Tag Archives: Urdu

Our constitution, July 2012: Cultural Rights

The British are second only to Americans in being the kind of foreigner who is an international stereotype for never understanding any language but English. (An English secretary, who understood French pretty well, travelling with her boss, who spoke only English, took advantage of the situation to eavesdrop on the English company’s competitors discussing the terms of the deal in French, sure that neither boss nor secretary could understand them. True story.) Still, the stereotype holds up alarmingly well: over two-thirds of the UK population are English-speaking monoglots: and thanks to Doctor Who and Star Trek, this is practically an interstellar stereotype.

“To create a constitutional order that reflects a broad public commitment to a more inclusive, egalitarian, and communitarian way, and to mark Scotland out as a ‘progressive beacon’, the following additional provisions might be considered:”
1. Enhanced constitutional rights (c) Cultural rights (ie for Gaelic, Scots)

Cultural rights isn’t just language, of course, but language is likely to be the most contentious of the cultural rights issue, both by those who take for granted it should be English and those arguing for Gaelic and/or Scots.

More and more the international festivals in Edinburgh in August seem primarily for tourists – the days are long past when you could get home from work, decide you felt like going out to a show, and pick something from the Fringe programme that was handy to get to and would cost a fiver or less for an hour or two – and when concessions for students, under-16s, unemployed, and pensioners meant half-price, not “so we’ll knock a quid off the £12 or more we’ll be charging you”. But once upon a time that was do-able: when I was reading Hamlet for Higher English I could and did go to all the perfomances one year on the Fringe, and it didn’t cost my parents their life savings the way it would if an enthusiastic schoolkid got the idea of doing that this year. We should keep the Scottish BBC funded by licence fee. We should be investing in written and spoken Scottish culture.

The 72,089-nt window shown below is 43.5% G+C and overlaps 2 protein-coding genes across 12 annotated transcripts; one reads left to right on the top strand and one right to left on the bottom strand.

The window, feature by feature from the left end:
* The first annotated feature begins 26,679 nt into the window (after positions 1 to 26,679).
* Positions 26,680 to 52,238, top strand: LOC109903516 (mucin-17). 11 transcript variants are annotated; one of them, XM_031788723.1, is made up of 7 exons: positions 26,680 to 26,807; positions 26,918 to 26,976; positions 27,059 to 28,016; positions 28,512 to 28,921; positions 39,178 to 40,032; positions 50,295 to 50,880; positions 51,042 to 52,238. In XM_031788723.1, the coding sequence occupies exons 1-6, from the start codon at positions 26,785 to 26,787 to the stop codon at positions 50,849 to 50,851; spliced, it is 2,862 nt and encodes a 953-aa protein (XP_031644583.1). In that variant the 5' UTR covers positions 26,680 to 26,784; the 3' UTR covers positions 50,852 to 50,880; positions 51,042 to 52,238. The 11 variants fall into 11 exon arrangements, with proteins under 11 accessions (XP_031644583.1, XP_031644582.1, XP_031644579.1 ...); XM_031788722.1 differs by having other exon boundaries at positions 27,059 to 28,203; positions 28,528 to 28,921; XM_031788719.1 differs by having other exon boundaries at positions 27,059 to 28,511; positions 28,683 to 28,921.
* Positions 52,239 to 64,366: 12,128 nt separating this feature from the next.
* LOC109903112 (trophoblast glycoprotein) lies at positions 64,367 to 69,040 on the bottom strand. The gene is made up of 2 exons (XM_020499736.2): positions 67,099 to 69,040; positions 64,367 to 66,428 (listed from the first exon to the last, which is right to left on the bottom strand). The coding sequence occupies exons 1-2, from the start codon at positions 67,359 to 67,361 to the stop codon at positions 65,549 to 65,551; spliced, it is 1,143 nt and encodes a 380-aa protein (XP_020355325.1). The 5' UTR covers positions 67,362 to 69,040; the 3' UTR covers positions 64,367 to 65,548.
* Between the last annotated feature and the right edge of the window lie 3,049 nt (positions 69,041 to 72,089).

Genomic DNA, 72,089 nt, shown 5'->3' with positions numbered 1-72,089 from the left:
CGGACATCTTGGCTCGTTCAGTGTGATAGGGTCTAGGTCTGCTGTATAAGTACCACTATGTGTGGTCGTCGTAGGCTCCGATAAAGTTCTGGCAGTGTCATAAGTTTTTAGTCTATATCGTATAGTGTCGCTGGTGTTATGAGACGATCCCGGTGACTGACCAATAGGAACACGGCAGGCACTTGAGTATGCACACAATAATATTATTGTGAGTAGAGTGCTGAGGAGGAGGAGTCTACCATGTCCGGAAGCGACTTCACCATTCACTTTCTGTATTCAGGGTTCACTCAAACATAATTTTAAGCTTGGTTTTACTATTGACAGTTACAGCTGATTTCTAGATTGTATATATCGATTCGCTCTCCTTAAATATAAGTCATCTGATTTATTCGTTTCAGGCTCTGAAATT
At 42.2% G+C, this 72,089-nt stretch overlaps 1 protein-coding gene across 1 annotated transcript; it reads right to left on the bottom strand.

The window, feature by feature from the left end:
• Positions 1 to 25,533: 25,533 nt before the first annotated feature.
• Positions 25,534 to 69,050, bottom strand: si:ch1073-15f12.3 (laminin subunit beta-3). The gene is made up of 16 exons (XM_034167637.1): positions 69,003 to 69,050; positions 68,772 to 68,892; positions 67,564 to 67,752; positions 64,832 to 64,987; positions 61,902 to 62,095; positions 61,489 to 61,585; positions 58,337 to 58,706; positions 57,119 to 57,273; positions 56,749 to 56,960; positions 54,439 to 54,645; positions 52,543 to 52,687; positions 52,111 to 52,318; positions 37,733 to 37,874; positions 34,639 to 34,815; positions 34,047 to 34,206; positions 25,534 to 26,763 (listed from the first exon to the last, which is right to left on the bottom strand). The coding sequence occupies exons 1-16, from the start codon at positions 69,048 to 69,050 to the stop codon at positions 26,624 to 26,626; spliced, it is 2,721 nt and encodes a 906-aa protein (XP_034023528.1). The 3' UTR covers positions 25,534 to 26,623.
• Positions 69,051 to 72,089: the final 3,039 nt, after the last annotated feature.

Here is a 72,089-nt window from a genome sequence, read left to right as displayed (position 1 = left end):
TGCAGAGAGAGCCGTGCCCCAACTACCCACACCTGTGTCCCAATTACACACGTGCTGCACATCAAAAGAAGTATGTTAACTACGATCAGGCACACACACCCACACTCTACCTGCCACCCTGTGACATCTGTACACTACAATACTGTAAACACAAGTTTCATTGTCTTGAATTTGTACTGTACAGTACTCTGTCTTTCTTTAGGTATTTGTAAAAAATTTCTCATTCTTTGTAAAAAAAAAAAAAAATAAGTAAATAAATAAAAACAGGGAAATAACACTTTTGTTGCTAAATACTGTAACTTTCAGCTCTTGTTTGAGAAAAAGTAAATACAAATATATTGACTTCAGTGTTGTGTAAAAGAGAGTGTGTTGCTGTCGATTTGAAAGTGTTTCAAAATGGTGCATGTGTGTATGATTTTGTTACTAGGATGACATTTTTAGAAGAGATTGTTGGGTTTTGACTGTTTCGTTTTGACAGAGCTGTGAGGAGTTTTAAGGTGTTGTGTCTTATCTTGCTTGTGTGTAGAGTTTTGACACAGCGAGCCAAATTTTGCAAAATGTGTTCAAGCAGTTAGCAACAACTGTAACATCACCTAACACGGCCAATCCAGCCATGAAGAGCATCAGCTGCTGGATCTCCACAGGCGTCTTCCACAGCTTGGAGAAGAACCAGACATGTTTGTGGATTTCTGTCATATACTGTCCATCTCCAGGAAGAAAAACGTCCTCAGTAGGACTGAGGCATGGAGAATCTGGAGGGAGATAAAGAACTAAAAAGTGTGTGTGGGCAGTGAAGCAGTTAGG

I also liked Kenneth Roy’s trenchant finish to his three-part dissection of the current state of Scottish newspapers in the Review, earlier this year:

The Scotsman needs to win back all the broadsheet people – the ones who take those decisions, the others who influence them – and move out from there to the idealists and teachers and artists, the many thousands of us who are alienated by the state of our mainstream media. We are there for the taking. We wait for something better. We long for it every day.
Can this be done by the Johnston Press? Clearly not. They talk not of newspapers, but of products. They have failed journalism and they have failed journalists. Their grave is fit only to be danced on. I suggest the Eightsome Reel. I issue this challenge to the wealthy patriots of Scotland, of whom there are many. Get out there, form your consortium, convince us of your honourable motives, and make a reasonable offer to this lot’s bankers to take a great newspaper out of their hands. Better still, let’s have a trust along the lines of the Guardian’s, safeguarding the paper’s interests and supported by all who care about Scotland.

But what language is our culture? Continue reading

Leave a comment

Filed under Childhood, Education, Elections, Human Rights, Scottish Constitution, Scottish Culture, Scottish Politics, William Shakespeare

Scotland’s languages, Scotland’s people

At the People’s Gathering, in passing, someone said that all official documents in Scotland should be in “all three languages” – English, Scots, and Gaelic.

A sprakh is a dialekt mit en army un flot. – Max Weinreich

These days, it might be said that a language is a dialect with TV programmes and schools. I don’t know how you’d say that in Yiddish. Back when Scotland had an army and a navy, the language spoken through most of Scotland was referred to by its speakers as Inglis – it acquired the name of Scots only when Scotland had ceased to have either. (R.L.G. discusses the Scandinavian languages, which are similiar-but-politically-distinct.)

Lallans exists as a written language: spoken Scots has four main geographic “families”: Insular Scots of Orkney and Shetland; Northern Scots of Caithness, Easter Ross, Moray, Aberdeenshire and Angus; Central Scots of Central Lowlands and South west Scotland; and Southern Scots of the Scottish Borders and Dumfriesshire. (Plus, Scots-Yiddish and Scottish BSL.)
Continue reading

11 Comments

Filed under Education, Racism, Scottish Culture